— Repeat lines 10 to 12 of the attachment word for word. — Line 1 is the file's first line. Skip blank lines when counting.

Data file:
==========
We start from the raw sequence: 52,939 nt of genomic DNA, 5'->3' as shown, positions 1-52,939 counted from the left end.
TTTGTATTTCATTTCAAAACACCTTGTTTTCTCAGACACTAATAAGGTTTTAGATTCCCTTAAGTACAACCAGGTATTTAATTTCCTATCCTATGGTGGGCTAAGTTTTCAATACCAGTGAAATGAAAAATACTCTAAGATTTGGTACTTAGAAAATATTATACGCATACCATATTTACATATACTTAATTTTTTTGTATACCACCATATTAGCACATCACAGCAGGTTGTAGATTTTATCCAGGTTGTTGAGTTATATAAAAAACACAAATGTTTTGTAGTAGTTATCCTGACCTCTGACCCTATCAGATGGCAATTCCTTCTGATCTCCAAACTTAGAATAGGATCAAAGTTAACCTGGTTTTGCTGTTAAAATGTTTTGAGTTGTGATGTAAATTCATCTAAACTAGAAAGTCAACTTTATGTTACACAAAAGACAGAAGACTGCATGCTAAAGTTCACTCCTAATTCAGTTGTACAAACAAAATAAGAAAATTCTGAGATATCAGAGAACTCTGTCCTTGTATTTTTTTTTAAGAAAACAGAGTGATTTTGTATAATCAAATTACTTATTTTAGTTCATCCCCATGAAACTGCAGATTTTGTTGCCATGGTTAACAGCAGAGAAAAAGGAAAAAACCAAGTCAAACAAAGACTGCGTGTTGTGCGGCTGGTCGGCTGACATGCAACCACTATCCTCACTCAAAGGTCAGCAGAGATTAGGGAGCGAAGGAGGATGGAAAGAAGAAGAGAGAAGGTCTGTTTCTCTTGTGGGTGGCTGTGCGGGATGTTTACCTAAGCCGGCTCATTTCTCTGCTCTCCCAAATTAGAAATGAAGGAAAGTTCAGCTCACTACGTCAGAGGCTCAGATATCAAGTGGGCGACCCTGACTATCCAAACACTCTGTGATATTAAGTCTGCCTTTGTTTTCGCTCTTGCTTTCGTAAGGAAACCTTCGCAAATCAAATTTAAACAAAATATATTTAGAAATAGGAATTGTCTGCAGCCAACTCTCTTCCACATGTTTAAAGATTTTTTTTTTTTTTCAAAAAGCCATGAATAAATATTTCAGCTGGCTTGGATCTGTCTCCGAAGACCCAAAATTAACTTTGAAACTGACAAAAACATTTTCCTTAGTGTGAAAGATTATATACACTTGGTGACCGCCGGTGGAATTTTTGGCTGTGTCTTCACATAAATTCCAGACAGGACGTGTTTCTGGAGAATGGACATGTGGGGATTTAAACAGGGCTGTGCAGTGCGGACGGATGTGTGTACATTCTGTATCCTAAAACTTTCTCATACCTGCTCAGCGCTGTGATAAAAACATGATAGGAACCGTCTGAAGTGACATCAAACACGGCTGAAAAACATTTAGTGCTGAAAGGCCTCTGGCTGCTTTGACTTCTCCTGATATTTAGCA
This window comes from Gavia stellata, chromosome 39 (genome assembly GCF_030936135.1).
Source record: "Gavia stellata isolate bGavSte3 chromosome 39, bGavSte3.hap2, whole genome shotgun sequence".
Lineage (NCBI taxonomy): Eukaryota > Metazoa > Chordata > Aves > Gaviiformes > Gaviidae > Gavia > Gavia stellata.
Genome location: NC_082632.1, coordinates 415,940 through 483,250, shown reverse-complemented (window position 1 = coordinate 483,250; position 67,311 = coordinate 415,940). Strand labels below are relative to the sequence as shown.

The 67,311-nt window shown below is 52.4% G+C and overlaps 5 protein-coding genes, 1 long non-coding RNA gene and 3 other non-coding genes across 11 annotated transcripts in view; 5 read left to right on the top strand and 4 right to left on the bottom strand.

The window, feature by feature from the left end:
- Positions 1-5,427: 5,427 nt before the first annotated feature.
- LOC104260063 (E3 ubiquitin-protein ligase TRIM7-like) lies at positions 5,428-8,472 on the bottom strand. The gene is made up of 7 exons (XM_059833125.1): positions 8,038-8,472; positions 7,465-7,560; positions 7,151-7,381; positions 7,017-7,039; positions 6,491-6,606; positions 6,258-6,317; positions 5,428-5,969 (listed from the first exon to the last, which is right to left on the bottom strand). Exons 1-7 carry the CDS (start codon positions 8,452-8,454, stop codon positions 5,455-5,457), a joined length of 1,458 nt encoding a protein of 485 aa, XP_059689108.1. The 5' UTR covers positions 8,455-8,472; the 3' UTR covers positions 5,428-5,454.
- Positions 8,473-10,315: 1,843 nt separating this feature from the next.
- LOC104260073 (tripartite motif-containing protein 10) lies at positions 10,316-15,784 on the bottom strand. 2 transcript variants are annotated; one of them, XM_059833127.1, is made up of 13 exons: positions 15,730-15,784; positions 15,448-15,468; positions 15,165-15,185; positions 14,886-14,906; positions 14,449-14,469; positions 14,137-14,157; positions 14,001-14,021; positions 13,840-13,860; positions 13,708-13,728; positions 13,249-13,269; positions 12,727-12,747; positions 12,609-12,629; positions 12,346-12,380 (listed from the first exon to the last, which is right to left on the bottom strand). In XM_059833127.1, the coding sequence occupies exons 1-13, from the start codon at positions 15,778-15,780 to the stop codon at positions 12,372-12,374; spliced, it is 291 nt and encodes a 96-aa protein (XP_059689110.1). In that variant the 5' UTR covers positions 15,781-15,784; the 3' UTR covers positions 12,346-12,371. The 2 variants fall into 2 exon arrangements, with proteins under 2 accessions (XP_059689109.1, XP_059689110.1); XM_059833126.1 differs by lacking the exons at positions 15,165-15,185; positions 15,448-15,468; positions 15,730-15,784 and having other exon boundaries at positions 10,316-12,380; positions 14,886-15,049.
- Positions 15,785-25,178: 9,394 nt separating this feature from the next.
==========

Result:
- LOC104260063 (E3 ubiquitin-protein ligase TRIM7-like) lies at positions 5,428-8,472 on the bottom strand. The gene is made up of 7 exons (XM_059833125.1): positions 8,038-8,472; positions 7,465-7,560; positions 7,151-7,381; positions 7,017-7,039; positions 6,491-6,606; positions 6,258-6,317; positions 5,428-5,969 (listed from the first exon to the last, which is right to left on the bottom strand). Exons 1-7 carry the CDS (start codon positions 8,452-8,454, stop codon positions 5,455-5,457), a joined length of 1,458 nt encoding a protein of 485 aa, XP_059689108.1. The 5' UTR covers positions 8,455-8,472; the 3' UTR covers positions 5,428-5,454.
- Positions 8,473-10,315: 1,843 nt separating this feature from the next.
- LOC104260073 (tripartite motif-containing protein 10) lies at positions 10,316-15,784 on the bottom strand. 2 transcript variants are annotated; one of them, XM_059833127.1, is made up of 13 exons: positions 15,730-15,784; positions 15,448-15,468; positions 15,165-15,185; positions 14,886-14,906; positions 14,449-14,469; positions 14,137-14,157; positions 14,001-14,021; positions 13,840-13,860; positions 13,708-13,728; positions 13,249-13,269; positions 12,727-12,747; positions 12,609-12,629; positions 12,346-12,380 (listed from the first exon to the last, which is right to left on the bottom strand). In XM_059833127.1, the coding sequence occupies exons 1-13, from the start codon at positions 15,778-15,780 to the stop codon at positions 12,372-12,374; spliced, it is 291 nt and encodes a 96-aa protein (XP_059689110.1). In that variant the 5' UTR covers positions 15,781-15,784; the 3' UTR covers positions 12,346-12,371. The 2 variants fall into 2 exon arrangements, with proteins under 2 accessions (XP_059689109.1, XP_059689110.1); XM_059833126.1 differs by lacking the exons at positions 15,165-15,185; positions 15,448-15,468; positions 15,730-15,784 and having other exon boundaries at positions 10,316-12,380; positions 14,886-15,049.